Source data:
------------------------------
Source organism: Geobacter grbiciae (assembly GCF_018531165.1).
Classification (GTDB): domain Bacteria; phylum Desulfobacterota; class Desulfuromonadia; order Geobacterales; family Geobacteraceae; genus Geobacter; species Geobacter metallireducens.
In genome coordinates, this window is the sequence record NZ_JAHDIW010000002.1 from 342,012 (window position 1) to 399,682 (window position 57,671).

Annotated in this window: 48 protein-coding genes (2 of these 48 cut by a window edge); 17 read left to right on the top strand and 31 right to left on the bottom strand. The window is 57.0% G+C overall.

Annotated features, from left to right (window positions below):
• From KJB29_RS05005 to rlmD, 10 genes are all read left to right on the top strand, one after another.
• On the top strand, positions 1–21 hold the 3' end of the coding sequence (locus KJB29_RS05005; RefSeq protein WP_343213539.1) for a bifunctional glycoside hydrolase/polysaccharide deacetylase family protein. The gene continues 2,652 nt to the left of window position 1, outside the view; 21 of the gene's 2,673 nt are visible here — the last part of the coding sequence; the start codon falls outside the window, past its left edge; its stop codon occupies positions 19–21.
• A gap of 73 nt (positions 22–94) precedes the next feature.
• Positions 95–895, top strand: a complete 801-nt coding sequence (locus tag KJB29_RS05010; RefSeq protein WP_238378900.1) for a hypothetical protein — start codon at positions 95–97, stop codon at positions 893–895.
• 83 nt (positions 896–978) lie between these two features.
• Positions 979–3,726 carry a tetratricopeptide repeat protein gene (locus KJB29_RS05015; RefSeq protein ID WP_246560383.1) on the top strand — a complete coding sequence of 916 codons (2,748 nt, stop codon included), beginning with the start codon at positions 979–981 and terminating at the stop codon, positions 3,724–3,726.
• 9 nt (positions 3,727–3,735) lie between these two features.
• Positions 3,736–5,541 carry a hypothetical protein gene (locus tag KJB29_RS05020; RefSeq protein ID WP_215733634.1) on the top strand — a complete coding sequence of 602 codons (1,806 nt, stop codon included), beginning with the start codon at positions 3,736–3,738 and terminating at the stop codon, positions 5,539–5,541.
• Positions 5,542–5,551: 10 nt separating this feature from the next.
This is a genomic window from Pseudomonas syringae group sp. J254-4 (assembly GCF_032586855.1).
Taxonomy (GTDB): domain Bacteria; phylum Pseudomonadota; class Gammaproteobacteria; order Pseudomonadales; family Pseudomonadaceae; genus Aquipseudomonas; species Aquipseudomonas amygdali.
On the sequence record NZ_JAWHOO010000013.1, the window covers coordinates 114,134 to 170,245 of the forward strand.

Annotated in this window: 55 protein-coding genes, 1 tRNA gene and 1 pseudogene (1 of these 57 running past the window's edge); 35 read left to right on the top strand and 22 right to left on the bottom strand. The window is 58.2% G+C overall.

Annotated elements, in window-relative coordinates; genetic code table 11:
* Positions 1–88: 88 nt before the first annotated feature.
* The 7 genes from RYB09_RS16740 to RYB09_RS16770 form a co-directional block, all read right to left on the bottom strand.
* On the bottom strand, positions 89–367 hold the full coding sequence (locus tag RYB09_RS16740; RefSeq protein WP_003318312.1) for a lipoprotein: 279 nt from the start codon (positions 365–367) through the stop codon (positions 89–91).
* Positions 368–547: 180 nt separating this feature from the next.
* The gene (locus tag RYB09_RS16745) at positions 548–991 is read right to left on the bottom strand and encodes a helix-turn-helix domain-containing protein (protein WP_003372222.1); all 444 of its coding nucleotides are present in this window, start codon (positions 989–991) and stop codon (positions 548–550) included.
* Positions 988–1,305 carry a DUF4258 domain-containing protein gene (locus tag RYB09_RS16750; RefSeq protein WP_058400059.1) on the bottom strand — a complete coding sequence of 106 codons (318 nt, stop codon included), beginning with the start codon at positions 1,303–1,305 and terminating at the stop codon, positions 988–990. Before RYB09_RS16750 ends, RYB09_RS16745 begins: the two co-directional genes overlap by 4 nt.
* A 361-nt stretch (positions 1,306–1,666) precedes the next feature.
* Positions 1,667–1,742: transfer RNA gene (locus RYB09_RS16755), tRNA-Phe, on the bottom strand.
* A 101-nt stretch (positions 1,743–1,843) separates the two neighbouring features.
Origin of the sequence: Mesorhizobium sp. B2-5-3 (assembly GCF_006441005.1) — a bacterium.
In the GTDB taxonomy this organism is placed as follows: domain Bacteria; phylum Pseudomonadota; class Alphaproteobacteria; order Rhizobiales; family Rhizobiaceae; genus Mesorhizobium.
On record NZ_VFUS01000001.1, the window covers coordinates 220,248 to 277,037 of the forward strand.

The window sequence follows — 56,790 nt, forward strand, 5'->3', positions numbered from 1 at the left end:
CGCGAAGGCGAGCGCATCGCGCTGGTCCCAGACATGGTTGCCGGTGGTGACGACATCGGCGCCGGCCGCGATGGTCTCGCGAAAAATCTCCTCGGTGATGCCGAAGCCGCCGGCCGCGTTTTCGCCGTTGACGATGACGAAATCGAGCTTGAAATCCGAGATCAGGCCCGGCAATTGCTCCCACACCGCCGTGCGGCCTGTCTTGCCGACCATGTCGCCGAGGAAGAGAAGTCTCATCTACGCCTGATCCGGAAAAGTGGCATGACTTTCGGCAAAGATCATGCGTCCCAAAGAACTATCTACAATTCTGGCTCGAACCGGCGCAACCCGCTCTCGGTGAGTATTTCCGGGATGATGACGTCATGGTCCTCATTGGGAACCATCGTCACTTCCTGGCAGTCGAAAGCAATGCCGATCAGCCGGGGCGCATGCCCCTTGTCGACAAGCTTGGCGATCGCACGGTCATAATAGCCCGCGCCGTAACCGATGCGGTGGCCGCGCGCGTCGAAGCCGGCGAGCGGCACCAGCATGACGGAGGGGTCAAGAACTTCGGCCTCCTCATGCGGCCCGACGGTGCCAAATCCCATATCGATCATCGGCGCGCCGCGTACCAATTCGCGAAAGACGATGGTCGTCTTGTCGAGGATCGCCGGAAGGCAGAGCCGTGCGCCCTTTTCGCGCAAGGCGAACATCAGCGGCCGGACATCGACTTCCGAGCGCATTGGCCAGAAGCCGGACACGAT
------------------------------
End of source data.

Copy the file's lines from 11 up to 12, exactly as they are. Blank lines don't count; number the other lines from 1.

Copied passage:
• Positions 979–3,726 carry a tetratricopeptide repeat protein gene (locus KJB29_RS05015; RefSeq protein ID WP_246560383.1) on the top strand — a complete coding sequence of 916 codons (2,748 nt, stop codon included), beginning with the start codon at positions 979–981 and terminating at the stop codon, positions 3,724–3,726.
• 9 nt (positions 3,727–3,735) lie between these two features.